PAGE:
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Expense Guide For Contractors
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If you incur expenses then these can be claimed from the company as long as they have been incurred
‘wholly, exclusively and necessarily’ for the purpose of trade.
Important Note:
HMRC can conduct a business records check enabling them to check what’s been claimed . They will ask
you to provide evidence that the expense that has been incurred, was a genuine business expense (i.e.
supported with a valid receipt). When claiming business expenses you must ensure that you only claim
allowable expenses and that you retain the receipts
You must keep copies of your receipts for your own records for 6 years
Examples of expenses you can claim
•
Travel and Subsistence
•
Accommodation
•
Mobile Phone Costs
•
Training
•
Childcare Costs
•
Annual Party
•
Accountancy Fees
•
Insurance
•
Pension Contributions
Travel Expenses
Claiming travel expenses to a temporary workplace is allowable provided you expect to visit the workplace for
less than 24 months. As soon as you expect to spend more than 24 months the workplace becomes a
permanent workplace and the travel is no longer allowed as it becomes ordinary commuting. The costs for
associated expenses; namely subsistence and accommodation, are not allowable once you expect to exceed
24 months at the site. If you expect to spend more than 24 months at the same workplace please contact us
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You can make travel expense claims for the following:
Mileage Claims:
If you use your own vehicle for business travel, a mileage allowance can be claimed from the company to
cover the cost of fuel, depreciation, insurance and any other running expenses attributable to the business
travel. The rates are set out below
The HMRC Mileage Approved Payments (MAPS) are:
First 10,000 miles in year
Additional miles
Cars and vans
45p
25p
Motor cycles
24p
24p
Bicycles
20p
20p
Other costs:
•
congestion charges and tolls
•
parking fees
•
tolls
•
travel insurance
Important Note:
You need to provide sufficient fuel receipts to cover the mileage you claim. Please ensure that you ask for a
VAT receipt from the retailer which you must retain for your records
Subsistence
The cost of lunch can be claimed when working at a temporary workplace. This must be in the form of a prepacked sandwich or a meal at a cafe, the cost would not be allowable if the employee was simply reimbursed
for the ingredients to prepare his/her own packed lunch.
If you are staying overnight on business away from home at a temporary workplace, you may also claim for
the provision of breakfast, an evening meal and a ‘flat rate’ un-receipted subsistence allowance of £5 per night
(£10 per night if working overseas) to cover small incidental personal expenses such as laundry, newspapers
etc. You can only claim these expenses when you claim overnight accommodation.
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Accommodation
If you need to stay away from home in order to work at a client’s site, the accommodation costs incurred can
be claimed from the company and will be deductible for corporation tax purposes. It should be noted that the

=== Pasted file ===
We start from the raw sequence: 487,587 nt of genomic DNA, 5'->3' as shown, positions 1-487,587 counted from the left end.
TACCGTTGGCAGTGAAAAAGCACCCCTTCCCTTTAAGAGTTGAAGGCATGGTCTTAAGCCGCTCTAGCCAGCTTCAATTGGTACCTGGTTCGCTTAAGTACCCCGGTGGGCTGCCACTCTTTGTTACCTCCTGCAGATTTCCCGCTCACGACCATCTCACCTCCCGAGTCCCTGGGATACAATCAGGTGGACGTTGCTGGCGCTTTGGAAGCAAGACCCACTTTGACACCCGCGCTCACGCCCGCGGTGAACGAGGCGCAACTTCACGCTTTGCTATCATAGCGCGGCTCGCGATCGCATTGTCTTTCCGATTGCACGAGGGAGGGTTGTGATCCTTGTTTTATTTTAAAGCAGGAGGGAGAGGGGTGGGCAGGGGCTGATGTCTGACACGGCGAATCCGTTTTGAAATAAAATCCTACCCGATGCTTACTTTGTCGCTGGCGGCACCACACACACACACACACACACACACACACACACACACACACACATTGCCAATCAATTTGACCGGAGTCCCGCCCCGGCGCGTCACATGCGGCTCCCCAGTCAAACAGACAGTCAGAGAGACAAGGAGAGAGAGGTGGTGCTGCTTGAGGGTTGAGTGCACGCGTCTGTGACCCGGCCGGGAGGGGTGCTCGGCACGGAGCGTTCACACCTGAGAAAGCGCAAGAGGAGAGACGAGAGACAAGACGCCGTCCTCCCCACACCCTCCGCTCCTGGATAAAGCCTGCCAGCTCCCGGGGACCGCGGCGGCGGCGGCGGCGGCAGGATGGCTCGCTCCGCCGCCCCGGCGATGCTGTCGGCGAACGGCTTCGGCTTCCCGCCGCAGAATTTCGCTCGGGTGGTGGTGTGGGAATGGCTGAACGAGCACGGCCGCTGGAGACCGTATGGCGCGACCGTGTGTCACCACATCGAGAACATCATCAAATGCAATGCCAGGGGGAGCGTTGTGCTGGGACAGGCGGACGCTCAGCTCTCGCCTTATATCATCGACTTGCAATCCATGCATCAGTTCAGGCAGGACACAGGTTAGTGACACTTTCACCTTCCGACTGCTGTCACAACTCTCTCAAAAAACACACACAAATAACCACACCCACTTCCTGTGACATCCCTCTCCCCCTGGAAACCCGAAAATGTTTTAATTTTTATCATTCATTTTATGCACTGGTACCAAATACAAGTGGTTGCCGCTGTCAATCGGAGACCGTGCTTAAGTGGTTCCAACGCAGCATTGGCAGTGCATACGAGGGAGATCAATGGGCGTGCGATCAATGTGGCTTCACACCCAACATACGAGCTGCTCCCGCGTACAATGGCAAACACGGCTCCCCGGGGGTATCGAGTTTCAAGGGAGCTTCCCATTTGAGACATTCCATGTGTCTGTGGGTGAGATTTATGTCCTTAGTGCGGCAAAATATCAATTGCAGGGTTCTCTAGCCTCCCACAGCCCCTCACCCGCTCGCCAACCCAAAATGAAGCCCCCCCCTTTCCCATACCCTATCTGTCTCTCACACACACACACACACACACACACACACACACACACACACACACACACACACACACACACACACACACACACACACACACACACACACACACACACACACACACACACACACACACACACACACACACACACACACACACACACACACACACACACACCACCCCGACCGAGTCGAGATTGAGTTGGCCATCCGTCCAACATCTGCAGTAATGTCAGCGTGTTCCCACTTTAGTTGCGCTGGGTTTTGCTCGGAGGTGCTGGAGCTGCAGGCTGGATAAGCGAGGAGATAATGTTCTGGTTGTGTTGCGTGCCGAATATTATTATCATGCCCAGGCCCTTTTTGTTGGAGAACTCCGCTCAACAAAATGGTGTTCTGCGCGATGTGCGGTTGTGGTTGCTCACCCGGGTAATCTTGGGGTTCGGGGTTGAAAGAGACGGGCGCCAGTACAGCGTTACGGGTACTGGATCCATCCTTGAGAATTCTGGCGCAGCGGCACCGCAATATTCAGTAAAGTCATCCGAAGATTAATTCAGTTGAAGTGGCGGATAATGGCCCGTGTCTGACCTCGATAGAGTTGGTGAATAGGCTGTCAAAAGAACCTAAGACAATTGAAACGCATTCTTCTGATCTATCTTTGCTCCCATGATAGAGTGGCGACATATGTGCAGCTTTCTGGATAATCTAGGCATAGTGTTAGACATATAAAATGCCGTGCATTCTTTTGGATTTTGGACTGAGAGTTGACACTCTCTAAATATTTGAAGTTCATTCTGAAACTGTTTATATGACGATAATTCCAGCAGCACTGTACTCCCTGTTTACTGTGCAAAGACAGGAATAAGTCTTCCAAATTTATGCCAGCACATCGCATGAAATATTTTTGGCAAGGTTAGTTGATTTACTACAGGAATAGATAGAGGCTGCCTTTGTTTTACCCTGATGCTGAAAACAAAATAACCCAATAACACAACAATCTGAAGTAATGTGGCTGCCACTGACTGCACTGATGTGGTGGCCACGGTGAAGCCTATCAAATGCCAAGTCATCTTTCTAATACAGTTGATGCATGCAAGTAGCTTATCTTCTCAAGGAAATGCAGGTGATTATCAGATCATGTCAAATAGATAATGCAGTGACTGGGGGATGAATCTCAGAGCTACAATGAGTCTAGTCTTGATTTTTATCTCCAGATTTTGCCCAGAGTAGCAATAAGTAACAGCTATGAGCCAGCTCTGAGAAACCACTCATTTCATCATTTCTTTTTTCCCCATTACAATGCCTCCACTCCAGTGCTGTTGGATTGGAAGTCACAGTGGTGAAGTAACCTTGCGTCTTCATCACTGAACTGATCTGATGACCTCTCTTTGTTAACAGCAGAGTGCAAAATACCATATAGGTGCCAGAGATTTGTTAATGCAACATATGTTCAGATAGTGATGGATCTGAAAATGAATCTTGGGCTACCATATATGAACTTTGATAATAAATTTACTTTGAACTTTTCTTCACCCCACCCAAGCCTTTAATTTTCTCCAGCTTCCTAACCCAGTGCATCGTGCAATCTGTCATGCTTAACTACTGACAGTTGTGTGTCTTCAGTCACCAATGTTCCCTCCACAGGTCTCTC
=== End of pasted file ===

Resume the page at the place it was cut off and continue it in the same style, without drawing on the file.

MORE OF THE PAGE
accommodation claimed must be separate to the employee’s permanent residence in order for it to be
allowable and the employee should not be accompanied by family.
The expense should be incurred ‘wholly and exclusively’ for the purpose of business and whilst there is no
specific limit to the cost of accommodation, the standard of accommodation provided should not be unduly
lavish or exceed that of the employee’s primary residence so not to be seen as a reward for the employee’s
service.
Alternatively a short term lease on furnished accommodation (eg. flats) can be obtained as a cheaper and
more convenient alternative to hotels Provided that the total cost of the accommodation is appropriate to the
business need and does not exceed the cost of a hotel of appropriate standard, the claim will be allowed.
Mobile Phone:
The provision of one mobile telephone per employee is not classed as a benefit in kind and is deductible from
the company’s profits for corporation tax purposes. The benefit in kind exemption covers the telephone itself,
any line rental and the cost of private calls paid by the employer on the telephone. To qualify for this, the
contract must be between the mobile provider and the company (the company name should therefore appear
on all phone bills) and payment for the phone must be made directly from the company bank account.
Training
The cost of training to maintain skills that are relevant to your current assignment or prospective new
assignments that are relevant to your work or enhancing an existing skill can be treated as a company
expense. They will be allowable for corporation tax and will not create any benefit in kind or associated
personal tax charge. There should be an expectation for the skills or personal qualities improved through
training to be useful in the performance of the employee’s duties.
Childcare Costs:
There are two mechanisms by which the company can provide for childcare costs:
•
Direct Agreement – this is where the company agrees with a registered childcare provider to purchase
childcare and to provide it to the employee. A simple letter stating that your company agrees to